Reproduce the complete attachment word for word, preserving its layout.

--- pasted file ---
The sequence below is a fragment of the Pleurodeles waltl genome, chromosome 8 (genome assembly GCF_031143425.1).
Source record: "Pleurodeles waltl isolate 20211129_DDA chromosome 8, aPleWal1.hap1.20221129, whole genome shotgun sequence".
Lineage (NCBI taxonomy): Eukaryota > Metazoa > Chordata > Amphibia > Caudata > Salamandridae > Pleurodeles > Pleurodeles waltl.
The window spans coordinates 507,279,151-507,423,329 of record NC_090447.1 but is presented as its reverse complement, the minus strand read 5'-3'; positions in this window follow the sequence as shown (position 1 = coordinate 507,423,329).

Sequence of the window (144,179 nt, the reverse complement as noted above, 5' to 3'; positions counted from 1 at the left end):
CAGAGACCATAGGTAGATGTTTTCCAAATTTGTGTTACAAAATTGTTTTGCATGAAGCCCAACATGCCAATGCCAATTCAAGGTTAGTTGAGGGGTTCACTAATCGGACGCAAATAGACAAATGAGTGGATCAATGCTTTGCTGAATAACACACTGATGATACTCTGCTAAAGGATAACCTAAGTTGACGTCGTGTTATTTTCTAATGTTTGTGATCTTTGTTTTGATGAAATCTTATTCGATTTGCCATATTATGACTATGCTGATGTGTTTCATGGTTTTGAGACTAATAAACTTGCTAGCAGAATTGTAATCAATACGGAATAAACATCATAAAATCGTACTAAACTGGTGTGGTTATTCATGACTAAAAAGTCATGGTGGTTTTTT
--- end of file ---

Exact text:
The sequence below is a fragment of the Pleurodeles waltl genome, chromosome 8 (genome assembly GCF_031143425.1).
Source record: "Pleurodeles waltl isolate 20211129_DDA chromosome 8, aPleWal1.hap1.20221129, whole genome shotgun sequence".
Lineage (NCBI taxonomy): Eukaryota > Metazoa > Chordata > Amphibia > Caudata > Salamandridae > Pleurodeles > Pleurodeles waltl.
The window spans coordinates 507,279,151-507,423,329 of record NC_090447.1 but is presented as its reverse complement, the minus strand read 5'-3'; positions in this window follow the sequence as shown (position 1 = coordinate 507,423,329).

Sequence of the window (144,179 nt, the reverse complement as noted above, 5' to 3'; positions counted from 1 at the left end):
CAGAGACCATAGGTAGATGTTTTCCAAATTTGTGTTACAAAATTGTTTTGCATGAAGCCCAACATGCCAATGCCAATTCAAGGTTAGTTGAGGGGTTCACTAATCGGACGCAAATAGACAAATGAGTGGATCAATGCTTTGCTGAATAACACACTGATGATACTCTGCTAAAGGATAACCTAAGTTGACGTCGTGTTATTTTCTAATGTTTGTGATCTTTGTTTTGATGAAATCTTATTCGATTTGCCATATTATGACTATGCTGATGTGTTTCATGGTTTTGAGACTAATAAACTTGCTAGCAGAATTGTAATCAATACGGAATAAACATCATAAAATCGTACTAAACTGGTGTGGTTATTCATGACTAAAAAGTCATGGTGGTTTTTT